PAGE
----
Automotive: Judge approves emissions-cheating settlement for 3-liter VWs

Rodiano Bonacci
Mag 12, 2017

A federal judge has approved a settlement between Volkswagen and its customers that will see the automaker pay at least $1.22 billion to fix or buy back 3.0-liter diesel vehicles as part of the company's emissions-cheating scandal. Breyer also approved a settlement involving Robert Bosch GmbH in which the German firm will pay $327.5 million to American VW owners for its role in developing the engines at the center of the emissions cheating.

Judge Charles Breyer gave the deal final approval during a hearing Thursday.

Under the VW settlement that must be approved by a USA judge, owners of 3.0 liter vehicles who opt for fixes will get compensation of between $7,000 and $16,000 from Volkswagen if emissions fixes are approved in a timely fashion.

In October, the court endorsed a record-setting $15 billion compensation deal that covered the approximately 480,000 2.0-liter Volkswagen diesel cars also equipped with software created to defeat emissions tests.

Those who own newer cars will get compensation of $7,039 to $16,114. If Volkswagen can't fix the newer cars, then the owners' attorneys can return to court to seek buybacks. The deal ends most of the litigation over VW's cheating scandal, which became public in 2015.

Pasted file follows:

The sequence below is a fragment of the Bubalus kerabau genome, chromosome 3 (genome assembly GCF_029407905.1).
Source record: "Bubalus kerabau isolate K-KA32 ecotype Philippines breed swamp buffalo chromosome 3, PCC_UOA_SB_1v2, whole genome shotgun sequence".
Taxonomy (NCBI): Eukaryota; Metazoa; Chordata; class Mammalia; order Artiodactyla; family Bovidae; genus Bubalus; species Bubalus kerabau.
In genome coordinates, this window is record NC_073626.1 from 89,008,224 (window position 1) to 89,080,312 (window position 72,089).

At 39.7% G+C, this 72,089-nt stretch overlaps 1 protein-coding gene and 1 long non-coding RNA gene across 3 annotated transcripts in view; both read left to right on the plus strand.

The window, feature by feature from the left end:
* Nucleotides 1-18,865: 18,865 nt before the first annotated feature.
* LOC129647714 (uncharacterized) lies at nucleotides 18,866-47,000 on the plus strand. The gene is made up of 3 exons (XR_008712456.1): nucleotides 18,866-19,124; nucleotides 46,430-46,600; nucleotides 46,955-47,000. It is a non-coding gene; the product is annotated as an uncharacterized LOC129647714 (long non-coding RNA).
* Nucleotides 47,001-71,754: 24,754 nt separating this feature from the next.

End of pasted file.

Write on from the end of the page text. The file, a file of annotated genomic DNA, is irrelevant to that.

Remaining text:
Volkswagen earlier agreed to a settlement worth up to $14.7 billion and offered to buyback 475,000 2.0-liter polluting vehicles that emitted up to 40 times legally allowable emissions.

Breyer is also considering whether to grant final approval to the German auto supplier's separate agreement to pay $327.5 million to USA diesel VW owners for its alleged role in developing the engines.

Owners can go to www.VWCourtSettlement.com and www.BoschVWSettlement.com for details on the agreements and how to apply for the benefits.

The development brought the scandal-plagued German auto giant a step nearer to closing the book on the "dieselgate" affair, which rocked the company for almost two years since it admitted configuring some 11 million cars worldwide to evade emissions testing.

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